Rumor has it that Carnival in Guaranda has the best parade in all of Ecuador. In 2016, we decided to see if that was true. Of course, planning a trip for any cultural festival is complicated by the fact that very little information can be found online, even when you know the name of the town and the days the festival normally takes place.
Understanding Carnival in Ecuador
In the United States, the only day we hold big parades for Carnival is on Shrove Tuesday. That’s when the big Mardi Gras festival takes place in cities like New Orleans. But in Ecuador, parades can take place in the weeks leading up to Fat Tuesday.
My research told me that there would be a gathering of dancers for Carnival in Guaranda on the Saturday before Shrove Tuesday. We woke up early Saturday morning and left Quito with the plan to arrive in Guaranda around 10:00 am. But we weren’t sure exactly what to expect.
Arriving in Guaranda
When we drove into town, we knew something was going on. Traffic was at a near standstill. After waiting a while, we decided to find a place to park and follow the crowd walking into town. We figured they knew where to go even though we didn’t. And I’m glad we did.
They took us on a route above the town where we could see the buildings spread out below, looking calm and serene. However, the noise was already starting to creep up the hillside. It must have been music from the parade starting below.
The Carnival Parade of Guaranda
We found the parade by following the noise and the people. The main street was full of twirling dancers in native costume. Some danced to bands strumming guitars or to accordion players tapping out music unique to the highlands of Ecuador. Others followed trucks with huge speakers hanging off the back, the music blaring for miles around.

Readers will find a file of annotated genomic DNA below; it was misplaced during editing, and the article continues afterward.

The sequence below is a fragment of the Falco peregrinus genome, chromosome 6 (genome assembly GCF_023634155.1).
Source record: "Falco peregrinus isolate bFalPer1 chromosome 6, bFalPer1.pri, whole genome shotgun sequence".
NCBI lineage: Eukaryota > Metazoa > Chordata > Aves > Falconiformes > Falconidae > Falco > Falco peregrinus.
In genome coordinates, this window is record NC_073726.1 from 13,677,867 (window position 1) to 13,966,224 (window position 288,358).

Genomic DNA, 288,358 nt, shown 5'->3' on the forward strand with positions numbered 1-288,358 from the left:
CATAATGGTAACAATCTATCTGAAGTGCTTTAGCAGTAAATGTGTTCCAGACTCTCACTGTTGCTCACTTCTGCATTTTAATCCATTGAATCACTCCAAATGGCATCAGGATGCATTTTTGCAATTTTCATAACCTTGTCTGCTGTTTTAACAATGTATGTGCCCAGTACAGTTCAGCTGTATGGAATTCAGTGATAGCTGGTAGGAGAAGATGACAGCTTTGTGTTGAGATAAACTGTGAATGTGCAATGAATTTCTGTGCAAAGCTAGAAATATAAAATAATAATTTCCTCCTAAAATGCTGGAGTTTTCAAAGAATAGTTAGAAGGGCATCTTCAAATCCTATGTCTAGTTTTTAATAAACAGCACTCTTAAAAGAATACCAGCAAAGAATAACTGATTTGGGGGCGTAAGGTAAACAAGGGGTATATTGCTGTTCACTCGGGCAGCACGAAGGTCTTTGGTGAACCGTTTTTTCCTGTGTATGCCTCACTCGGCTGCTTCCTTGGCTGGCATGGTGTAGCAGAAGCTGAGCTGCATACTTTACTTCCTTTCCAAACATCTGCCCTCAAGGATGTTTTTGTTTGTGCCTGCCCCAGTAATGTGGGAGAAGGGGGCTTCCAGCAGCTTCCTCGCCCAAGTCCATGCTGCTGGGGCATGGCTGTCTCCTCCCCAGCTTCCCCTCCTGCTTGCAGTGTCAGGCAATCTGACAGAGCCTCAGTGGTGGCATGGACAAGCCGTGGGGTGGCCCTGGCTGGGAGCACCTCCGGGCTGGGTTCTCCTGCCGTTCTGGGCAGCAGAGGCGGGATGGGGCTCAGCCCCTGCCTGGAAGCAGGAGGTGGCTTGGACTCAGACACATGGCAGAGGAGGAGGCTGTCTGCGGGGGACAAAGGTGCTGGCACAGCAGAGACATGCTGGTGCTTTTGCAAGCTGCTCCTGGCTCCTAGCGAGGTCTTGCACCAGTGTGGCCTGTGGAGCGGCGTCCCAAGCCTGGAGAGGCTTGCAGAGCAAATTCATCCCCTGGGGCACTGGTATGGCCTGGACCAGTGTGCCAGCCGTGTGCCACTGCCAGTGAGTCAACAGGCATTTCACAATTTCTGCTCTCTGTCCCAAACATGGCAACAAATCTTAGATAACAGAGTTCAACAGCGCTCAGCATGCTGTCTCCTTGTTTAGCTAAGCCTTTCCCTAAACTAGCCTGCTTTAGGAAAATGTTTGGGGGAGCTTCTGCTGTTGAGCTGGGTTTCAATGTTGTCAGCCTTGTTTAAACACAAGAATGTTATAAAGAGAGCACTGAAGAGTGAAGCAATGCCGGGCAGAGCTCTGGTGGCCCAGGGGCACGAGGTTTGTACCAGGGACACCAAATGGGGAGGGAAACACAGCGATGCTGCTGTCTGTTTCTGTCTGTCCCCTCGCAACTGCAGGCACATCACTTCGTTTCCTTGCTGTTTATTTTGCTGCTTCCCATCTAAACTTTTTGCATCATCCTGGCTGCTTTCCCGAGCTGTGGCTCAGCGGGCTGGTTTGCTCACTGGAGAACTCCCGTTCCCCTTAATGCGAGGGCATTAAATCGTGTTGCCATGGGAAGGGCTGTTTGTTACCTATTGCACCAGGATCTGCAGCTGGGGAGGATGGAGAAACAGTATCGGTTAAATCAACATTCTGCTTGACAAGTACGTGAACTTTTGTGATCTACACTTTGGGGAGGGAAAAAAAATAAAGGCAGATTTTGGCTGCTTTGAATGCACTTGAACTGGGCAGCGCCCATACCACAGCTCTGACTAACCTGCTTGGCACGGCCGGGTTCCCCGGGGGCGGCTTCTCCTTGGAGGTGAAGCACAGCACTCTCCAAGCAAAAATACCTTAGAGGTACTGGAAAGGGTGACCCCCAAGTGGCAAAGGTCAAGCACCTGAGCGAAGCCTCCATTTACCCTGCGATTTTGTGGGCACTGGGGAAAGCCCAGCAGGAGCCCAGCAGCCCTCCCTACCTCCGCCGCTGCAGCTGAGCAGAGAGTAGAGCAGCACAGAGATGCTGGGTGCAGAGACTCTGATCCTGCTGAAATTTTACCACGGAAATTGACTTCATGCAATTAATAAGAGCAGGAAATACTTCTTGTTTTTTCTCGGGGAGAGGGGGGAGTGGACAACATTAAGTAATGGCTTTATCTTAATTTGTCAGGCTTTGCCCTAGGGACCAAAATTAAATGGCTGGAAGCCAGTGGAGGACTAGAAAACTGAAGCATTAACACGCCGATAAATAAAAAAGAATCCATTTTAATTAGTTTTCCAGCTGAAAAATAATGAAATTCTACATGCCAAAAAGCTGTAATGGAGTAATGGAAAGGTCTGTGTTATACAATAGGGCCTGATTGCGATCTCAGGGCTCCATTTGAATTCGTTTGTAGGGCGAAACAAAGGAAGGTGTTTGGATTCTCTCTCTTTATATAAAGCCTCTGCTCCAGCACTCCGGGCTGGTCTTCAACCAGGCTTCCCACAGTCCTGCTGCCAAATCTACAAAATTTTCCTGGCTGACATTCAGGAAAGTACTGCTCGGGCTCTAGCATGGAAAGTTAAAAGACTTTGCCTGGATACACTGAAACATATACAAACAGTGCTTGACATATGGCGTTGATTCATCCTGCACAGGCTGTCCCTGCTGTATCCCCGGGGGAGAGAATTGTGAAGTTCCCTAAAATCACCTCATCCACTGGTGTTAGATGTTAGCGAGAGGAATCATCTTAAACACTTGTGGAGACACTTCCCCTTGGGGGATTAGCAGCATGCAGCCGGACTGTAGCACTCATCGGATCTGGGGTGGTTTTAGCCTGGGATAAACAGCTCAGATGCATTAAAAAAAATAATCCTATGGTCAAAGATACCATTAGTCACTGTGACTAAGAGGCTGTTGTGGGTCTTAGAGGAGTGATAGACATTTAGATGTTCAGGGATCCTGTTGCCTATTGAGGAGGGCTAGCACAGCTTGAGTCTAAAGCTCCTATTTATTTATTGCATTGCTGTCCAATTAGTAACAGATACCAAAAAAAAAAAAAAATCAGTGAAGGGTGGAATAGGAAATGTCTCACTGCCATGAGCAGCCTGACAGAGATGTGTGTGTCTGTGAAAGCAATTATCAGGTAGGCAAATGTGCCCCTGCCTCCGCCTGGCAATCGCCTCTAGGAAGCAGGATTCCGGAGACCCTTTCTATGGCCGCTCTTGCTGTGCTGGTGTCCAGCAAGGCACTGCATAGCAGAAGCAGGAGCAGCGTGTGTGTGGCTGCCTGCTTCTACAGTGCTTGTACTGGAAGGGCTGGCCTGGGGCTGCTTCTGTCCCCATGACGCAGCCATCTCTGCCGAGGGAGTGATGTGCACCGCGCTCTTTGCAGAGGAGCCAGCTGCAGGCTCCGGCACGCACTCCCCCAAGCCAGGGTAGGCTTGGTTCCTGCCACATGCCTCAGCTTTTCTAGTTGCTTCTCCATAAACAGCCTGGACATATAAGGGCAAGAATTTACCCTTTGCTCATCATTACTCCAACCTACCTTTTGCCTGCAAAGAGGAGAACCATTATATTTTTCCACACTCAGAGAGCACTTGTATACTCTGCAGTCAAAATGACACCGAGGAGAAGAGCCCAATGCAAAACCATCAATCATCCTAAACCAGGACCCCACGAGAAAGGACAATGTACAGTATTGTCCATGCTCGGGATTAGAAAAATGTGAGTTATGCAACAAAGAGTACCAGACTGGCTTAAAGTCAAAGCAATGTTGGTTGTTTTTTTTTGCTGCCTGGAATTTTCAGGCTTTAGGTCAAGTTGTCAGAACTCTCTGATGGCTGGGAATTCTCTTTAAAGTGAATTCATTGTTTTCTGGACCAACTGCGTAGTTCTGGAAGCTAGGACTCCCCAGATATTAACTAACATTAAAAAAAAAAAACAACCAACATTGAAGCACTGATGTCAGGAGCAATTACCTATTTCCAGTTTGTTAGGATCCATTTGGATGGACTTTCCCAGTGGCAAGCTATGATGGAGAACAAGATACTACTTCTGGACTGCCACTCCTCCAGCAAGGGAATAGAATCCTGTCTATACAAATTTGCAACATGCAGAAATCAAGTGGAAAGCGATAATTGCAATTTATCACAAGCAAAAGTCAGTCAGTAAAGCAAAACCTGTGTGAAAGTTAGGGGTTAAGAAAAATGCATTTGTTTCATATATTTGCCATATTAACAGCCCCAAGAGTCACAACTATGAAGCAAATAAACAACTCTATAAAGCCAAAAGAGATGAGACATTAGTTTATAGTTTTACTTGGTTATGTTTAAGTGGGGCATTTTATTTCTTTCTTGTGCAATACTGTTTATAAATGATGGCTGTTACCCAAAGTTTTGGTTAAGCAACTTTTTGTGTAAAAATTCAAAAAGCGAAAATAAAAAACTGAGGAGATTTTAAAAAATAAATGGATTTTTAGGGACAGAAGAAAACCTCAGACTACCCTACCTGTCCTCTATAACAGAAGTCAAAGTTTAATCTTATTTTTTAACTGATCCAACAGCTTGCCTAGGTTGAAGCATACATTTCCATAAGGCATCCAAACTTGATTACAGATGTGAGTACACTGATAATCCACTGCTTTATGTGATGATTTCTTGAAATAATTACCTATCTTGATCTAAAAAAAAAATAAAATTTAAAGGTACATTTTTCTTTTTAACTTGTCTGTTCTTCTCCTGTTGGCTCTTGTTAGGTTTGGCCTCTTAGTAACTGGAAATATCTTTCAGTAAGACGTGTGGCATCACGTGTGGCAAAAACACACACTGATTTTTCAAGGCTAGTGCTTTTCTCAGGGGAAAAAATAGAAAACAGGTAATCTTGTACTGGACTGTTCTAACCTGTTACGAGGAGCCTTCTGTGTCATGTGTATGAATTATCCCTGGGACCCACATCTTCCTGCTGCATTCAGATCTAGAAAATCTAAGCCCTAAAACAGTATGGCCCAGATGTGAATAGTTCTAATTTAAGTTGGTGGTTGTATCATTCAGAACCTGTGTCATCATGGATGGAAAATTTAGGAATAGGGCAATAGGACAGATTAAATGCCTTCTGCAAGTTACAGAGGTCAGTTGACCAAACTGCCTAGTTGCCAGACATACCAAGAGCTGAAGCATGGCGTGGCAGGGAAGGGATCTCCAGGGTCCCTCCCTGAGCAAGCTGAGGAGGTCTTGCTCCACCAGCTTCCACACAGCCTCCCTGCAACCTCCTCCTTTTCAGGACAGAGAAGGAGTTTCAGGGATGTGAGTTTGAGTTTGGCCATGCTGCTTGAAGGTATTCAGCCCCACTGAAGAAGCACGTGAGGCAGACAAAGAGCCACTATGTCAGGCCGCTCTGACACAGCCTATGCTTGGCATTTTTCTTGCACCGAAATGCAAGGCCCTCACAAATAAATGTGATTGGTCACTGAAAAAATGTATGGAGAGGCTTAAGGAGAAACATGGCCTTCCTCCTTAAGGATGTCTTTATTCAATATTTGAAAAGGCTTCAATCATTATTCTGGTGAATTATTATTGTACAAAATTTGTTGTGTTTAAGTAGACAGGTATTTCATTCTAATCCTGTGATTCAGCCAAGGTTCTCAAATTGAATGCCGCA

The day was incredibly warm and it was apparent that many of the dancers were hot and tired. I actually purchased an umbrella on the parade route to shade myself from the hot, ecuatorial sun which can be punishing. I couldn’t imagine dancing at full tempo while also dressed in woolen shawls or ponchos, heavy wool hats, or chaps made of llama hide. Many dance troops took moments to drink from water bottles or paper cups, likely filled with chicha, a fermented drink found at Andean festivals. I was wishing I had brought my own!
While I enjoyed all the excitement of the parade, I had as much fun watching the people watching the parade. I watched the parade over the shoulders of local women wearing wool hats with woven bands, blouses embroidered with bright colors, and woolen shawls. Across the way, I watched families with children look for their friends and family in the parade. Additionally, I saw a mixture of modernity and ancient tradition. I have found it in Ecuador, in Peru, and in Bolivia, in equal measure. I’ve learned that festivals are one of the best places to experience what is uniquely Andean!
Look out, here comes the carioca!
Of course, there was the obligatory carioca, or party foam. If you have never attended Carnival in Guaranda, or anywhere else in the Ecuadorian Sierra, you might not know that tourists are usually warned away. Carnaval is a time for craziness.
Tourists are sometimes favorite targets for the cans and cans of party foam that are sprayed along the parade route at participants and viewers in equal measure. There are horror stories of cameras destroyed from flying water and colored flour, another Carnival favorite.
We went prepared and brought plastic bags to cover expensive equipment and smiles on our faces to let people know that we knew that it was all in fun. And, for the most part, we were left alone. People tended to spray friends and family. Some of the parade participants were literally covered in what looked like white shaving cream.
The After Party
After the parade was over and we made our way to the food stalls set up in a large plaza, we did have to watch out for water being thrown from windows out onto the street! One lucky hit with a bucket of water, and we would have had some very sad cameras. Fortunately, the umbrella I bought to protect myself from the sun also protected me from flying water from above.
After a couple of hours of fun, we headed out of town on to the next part of our adventure, to stay at a high mountain lodge on the slopes of Chimborazo.
We later learned that this parade was only a small taste of what Carnival in Guaranda offers visitors. Their big event takes place on Shrove Tuesday. Perhaps next time, we’ll make our return trip to experience Carnival in Guaranda on its namesake day.